ABDULLAH ROHANI v. PUNCA KLASIK SDN BHD
ABDULLAH ROHANI v. PUNCA KLASIK SDN BHD
COURT OF APPEAL, KUALA LUMPUR
ABDUL HAMID MOHAMAD, JCA; MOHD NOOR AHMAD, JCA; ALAUDDIN MOHD SHERIFF, JCA
CIVIL APPEAL NO: J-02-769-1997
16 JANUARY 2004
 1 CLJ 773
CIVIL PROCEDURE: Summary judgment – Appeal against – ‘Arguable’ or ‘bona fide triable’ issues, whether any – Whether defendant showed there was ‘an issue or question in dispute which ought to be tried or that there ought for some other reason to be a trial’ – Whether trial judge erred in granting summary judgment for possession of Land to plaintiff – Whether summary judgment should be set aside and full trial ordered – Rules of the High Court 1980, O. 14
In 1991/1992, the plaintiff purchased a plot of land in its entirety on an ‘as is’ basis (without vacant possession and subject to all its encumbrances) from the trustees of the estate of one Syed Hassan Ahmad Alattas (‘SHAA’) for RM24 million. Upon obtaining registered ownership of the land in 1994, the plaintiff commenced an action for vacant possession against the existing occupiers of the land of whom the defendant was one. The defendant, on the other hand, claimed that his father had purchased a portion of the said land from the original trustees of the estate of SHAA in 1933. It was contended that the plaintiff’s father’s claim to that portion of the land was an ‘admitted claim’ as evidenced by a ‘Further Interim Certificate’ issued by the High Court in 1957. At the conclusion of the proceedings, the senior assistant registrar allowed the plaintiff’s application to enter summary judgment against the defendant. The judge-in-chambers upheld the decision of the senior assistant registrar and the defendant appealed to the Court of Appeal.
Held (allowing the appeal)
Per Abdul Hamid Mohamad JCA delivering the judgment of the court
 In relation to an application under O. 14 Rules of the High Court 1980 (‘RHC’), the defendant must, in order to be entitled to defend the action in a full trial, satisfy the Court that there is an issue or question in dispute which ought to be tried or that there ought for some other reason to be a trial. There must be an ‘arguable issue’ or a ‘bona fide triable issue’.
 Considering the facts and the issues of law involved herein, this was not a case in which summary judgment should be given. There were arguable or triable issues or, at the very least, ‘some other reason to be a trial’. This was not a simple case of trespass or occupation without the permission of the owner. It could not be denied that the defendant’s father had purchased a portion of the land from the original trustees of the estate of SHAA, paid the full purchase price thereof, proceeded to erect two houses thereon and lived thereat until his demise. The defendant’s father was in occupation of that portion of the land ‘uninterruptedly’ and without any objection from the original or subsequent trustees of the estate of SHAA. And after his death, his beneficiaries continued to live in the two said houses. In addition, both the ‘Further Interim Certificate’ issued by the High Court and the ‘Deed of Family Arrangement’ executed by the parties also supported the defendant’s case.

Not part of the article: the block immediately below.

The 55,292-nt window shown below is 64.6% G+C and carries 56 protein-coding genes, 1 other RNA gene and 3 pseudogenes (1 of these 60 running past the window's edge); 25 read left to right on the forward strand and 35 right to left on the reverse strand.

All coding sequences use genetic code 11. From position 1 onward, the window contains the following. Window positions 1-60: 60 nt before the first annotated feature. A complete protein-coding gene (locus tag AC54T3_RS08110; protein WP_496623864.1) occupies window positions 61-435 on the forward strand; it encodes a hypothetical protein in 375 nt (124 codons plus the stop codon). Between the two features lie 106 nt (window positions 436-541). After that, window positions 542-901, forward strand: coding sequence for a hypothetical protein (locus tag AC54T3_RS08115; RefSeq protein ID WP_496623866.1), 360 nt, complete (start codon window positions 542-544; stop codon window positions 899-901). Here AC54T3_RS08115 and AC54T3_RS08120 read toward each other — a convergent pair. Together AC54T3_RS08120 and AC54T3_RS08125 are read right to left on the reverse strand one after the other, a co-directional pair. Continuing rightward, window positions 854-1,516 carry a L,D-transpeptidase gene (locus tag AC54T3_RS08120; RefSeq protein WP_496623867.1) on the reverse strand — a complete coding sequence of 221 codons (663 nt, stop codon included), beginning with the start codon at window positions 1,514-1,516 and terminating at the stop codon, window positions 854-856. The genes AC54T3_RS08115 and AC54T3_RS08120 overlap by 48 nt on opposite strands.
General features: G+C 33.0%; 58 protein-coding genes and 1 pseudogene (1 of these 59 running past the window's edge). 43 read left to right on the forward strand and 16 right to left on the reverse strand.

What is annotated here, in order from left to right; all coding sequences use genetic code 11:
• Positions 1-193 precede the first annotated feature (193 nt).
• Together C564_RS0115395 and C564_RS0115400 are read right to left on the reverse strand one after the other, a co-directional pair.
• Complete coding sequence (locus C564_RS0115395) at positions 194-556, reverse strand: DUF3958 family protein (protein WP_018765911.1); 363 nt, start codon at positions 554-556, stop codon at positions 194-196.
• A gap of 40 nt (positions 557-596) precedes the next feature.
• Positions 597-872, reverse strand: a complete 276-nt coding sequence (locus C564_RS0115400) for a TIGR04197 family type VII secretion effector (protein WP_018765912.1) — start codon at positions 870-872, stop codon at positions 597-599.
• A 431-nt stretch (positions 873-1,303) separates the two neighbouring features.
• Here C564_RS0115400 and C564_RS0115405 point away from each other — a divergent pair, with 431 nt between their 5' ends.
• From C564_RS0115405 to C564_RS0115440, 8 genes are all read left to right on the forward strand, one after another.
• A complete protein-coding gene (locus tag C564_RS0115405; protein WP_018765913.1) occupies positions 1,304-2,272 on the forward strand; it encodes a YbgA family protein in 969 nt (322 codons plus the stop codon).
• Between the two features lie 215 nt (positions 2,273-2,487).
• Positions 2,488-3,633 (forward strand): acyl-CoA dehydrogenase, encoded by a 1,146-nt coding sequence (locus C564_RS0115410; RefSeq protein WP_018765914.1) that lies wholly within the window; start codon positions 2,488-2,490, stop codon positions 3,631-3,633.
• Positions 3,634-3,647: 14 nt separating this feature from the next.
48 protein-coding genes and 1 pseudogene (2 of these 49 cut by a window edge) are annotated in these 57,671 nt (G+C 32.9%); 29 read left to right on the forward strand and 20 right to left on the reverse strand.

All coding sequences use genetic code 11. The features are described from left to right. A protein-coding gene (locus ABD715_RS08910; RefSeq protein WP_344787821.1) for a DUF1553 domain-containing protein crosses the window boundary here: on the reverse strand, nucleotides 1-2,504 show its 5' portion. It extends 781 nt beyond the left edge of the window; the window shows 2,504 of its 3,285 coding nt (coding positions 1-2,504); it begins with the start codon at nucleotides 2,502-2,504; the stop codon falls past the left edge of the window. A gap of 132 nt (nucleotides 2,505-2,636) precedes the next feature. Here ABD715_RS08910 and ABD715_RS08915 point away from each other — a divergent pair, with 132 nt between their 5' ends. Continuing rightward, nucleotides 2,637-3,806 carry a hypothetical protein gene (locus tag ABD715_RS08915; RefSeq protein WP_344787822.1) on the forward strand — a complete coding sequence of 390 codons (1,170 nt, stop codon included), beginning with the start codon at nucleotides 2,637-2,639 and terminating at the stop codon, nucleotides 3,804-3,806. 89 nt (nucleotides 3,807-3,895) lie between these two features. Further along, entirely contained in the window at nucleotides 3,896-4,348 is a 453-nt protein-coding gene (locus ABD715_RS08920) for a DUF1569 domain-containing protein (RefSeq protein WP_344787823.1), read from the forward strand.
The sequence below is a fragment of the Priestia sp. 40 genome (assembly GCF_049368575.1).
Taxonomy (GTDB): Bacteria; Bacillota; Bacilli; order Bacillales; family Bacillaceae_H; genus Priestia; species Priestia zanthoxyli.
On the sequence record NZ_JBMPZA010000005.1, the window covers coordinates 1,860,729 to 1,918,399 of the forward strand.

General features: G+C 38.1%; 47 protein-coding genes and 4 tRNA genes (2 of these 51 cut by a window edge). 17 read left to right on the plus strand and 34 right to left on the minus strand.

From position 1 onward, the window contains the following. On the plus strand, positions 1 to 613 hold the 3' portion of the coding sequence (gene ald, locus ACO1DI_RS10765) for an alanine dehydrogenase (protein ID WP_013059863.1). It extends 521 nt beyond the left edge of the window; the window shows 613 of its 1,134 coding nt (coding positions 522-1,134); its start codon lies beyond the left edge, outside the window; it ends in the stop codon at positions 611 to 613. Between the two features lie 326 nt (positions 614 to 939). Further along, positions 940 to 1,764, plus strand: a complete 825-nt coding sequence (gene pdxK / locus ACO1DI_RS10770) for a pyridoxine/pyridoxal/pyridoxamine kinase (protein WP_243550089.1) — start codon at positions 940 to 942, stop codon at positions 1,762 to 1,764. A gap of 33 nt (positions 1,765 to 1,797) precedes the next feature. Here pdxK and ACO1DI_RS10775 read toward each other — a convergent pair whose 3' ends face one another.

[Bahasa Malaysia Translation Of Headnotes
Dalam 1991/1992, plaintif telah membeli satu plot tanah keseluruhannya pada dasar ‘seperti adanya’ (tanpa milikan kosong dan tertakluk kepada kesemua bebanan) dari pemegang-pemegang amanah harta pusaka seorang Syed Hassan Ahmad Alattas (‘SHAA’) dengan harga RM24 juta. Setelah mendapat pemunyaan berdaftar tanah tersebut dalam tahun 1994, plaintif memulakan tindakan untuk milikan kosong terhadap penghuni-penghuni semasa tanah tersebut yang mana defendan merupakan salah seorang darinya. Defendan, sebaliknya mendakwa bahawa bapanya telah membeli satu bahagian dari tanah tersebut dari pemegang-pemegang amanah harta pusaka SHAA yang asal dalam tahun 1933. Adalah ditegaskan bahawa tuntutan bapa plaintif bahawa bahagian tanah tersebut adalah satu ‘tuntutan yang diakui’ sebagaimana yang diterangkan oleh “Sijil Interim Lanjut” yang dikeluarkan oleh Mahkamah Tinggi dalam tahun 1957. Pada akhir prosiding, penolong kanan pendaftar membenar permohonan plaintif untuk memasukkan penghakiman terus terhadap defendan. Hakim dalam kamar mengesahkan keputusan penolong kanan pendaftar dan defendan merayu ke Mahkamah Rayuan.
Diputuskan (membenarkan rayuan):
Oleh Abdul Hamid Mohamad HMR menyampaikan penghakiman mahkamah
 Berhubung dengan permohonan di bawah A. 14 Kaedah-kaedah Mahkamah Tinggi 1980 (“KMT”), defendan mestilah, untuk berhak membela tindakan tersebut dalam perbicaraan penuh, memuaskan Mahkamah bahawa terdapat satu isu atau persoalan yang dipertikaikan yang wajar dibicarakan atau terdapat sesuatu sebab yang lain untuk dibicarakan. Hendaklah terdapat satu ‘isu yang dipertikaikan’ atau satu ‘isu yang bona fide untuk dibicarakan’.